Samsung in Talks to Launch Apple Pay Competitor

by Nikhil Joseph 0

In theory, integrating LoopPay’stechnology into Samsung phones would be a compelling idea and a sure way todemonstrate superiority over the iPhone 6’s Apple Pay. LoopPay allows consumersto make a contactless payment through a regular magstripe card reader that mostmerchants have in their stores to swipe through card payments. Recodereports:

“The technology would allow peoplewith certain Samsung phones to pay in the vast majority of brick-and-mortarstores by waving their phones instead of swiping with a credit card or cash.Samsung’s new smartphone is expected to be announced in the first half of 2015.

It is not yet clear if Samsung hasreached a deal with the startup, Burlington, Mass.-based LoopPay. One sourcesaid the deal could still fall apart. A prototype of the payments systemworking on a Samsung phone has been created, the other source said.”

Apple Pay is an exceptionalexecution of NFC-based payment technology. The only problem is that most iPhone6 users can’t find enough merchant locations that accept it. This is expectedto change with the coming network-mandated liability shift in late 2015 thatwill hold merchants responsible for fraud losses if they do not upgrade theirterminals to be EMV-complaint (and NFC ready in the process). However, ApplePay’s success at the Point of Sale, remains very much an open question, and outof Apple’s control to do anything about it.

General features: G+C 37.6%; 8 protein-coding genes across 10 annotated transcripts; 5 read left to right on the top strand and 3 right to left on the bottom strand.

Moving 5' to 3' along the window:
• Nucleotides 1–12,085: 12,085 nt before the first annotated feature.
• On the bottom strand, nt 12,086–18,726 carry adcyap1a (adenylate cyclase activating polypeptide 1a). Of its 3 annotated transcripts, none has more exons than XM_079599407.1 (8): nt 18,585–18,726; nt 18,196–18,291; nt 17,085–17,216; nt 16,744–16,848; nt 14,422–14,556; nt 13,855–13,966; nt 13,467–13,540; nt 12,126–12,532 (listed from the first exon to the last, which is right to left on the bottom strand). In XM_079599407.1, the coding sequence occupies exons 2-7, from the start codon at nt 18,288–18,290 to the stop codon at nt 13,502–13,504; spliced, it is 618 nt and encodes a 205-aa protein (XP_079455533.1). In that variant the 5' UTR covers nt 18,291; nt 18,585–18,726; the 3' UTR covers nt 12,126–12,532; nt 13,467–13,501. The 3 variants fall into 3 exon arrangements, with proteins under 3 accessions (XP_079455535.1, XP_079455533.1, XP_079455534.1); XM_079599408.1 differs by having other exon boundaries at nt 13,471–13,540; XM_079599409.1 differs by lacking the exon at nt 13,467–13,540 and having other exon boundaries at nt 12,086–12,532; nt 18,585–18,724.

For Samsung, the ideal scenariofor their next phone will be to produce a device that can not only match ApplePay’s seamless last-inch payment experience through NFC but also includes awell-functioning LoopPay functionality that works with merchants’ legacysystems until NFC becomes more prevalent. This will be a true game changer formobile payments adoption in the US. LoopPay’s technology, though, still has anumber of issues to work through, with many reviewers finding that it worksmaybe 8 times out of 10 in the best circumstances. This is certainly notsomething consumers will accept. Samsung, too, cannot afford anything less thanperfect for the next iteration of its flagship phone, given Apple’s reputationfor quality in the high-end of the smartphone market.


Overview by Nikhil Joseph, Analyst, Emerging Technologies for Mercator Advisory Group

Read full story at Recode